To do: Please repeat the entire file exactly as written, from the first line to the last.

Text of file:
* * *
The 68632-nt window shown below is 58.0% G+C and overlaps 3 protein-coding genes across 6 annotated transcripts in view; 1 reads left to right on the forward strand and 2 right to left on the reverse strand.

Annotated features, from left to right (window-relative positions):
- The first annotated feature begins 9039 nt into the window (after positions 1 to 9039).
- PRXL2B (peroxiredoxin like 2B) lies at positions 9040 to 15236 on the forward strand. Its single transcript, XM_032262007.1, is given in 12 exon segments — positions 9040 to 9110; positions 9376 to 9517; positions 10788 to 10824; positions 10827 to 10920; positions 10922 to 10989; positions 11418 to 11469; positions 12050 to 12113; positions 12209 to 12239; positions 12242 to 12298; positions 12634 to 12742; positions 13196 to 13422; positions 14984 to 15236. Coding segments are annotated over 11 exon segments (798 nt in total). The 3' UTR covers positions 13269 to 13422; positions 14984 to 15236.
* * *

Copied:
The 68632-nt window shown below is 58.0% G+C and overlaps 3 protein-coding genes across 6 annotated transcripts in view; 1 reads left to right on the forward strand and 2 right to left on the reverse strand.

Annotated features, from left to right (window-relative positions):
- The first annotated feature begins 9039 nt into the window (after positions 1 to 9039).
- PRXL2B (peroxiredoxin like 2B) lies at positions 9040 to 15236 on the forward strand. Its single transcript, XM_032262007.1, is given in 12 exon segments — positions 9040 to 9110; positions 9376 to 9517; positions 10788 to 10824; positions 10827 to 10920; positions 10922 to 10989; positions 11418 to 11469; positions 12050 to 12113; positions 12209 to 12239; positions 12242 to 12298; positions 12634 to 12742; positions 13196 to 13422; positions 14984 to 15236. Coding segments are annotated over 11 exon segments (798 nt in total). The 3' UTR covers positions 13269 to 13422; positions 14984 to 15236.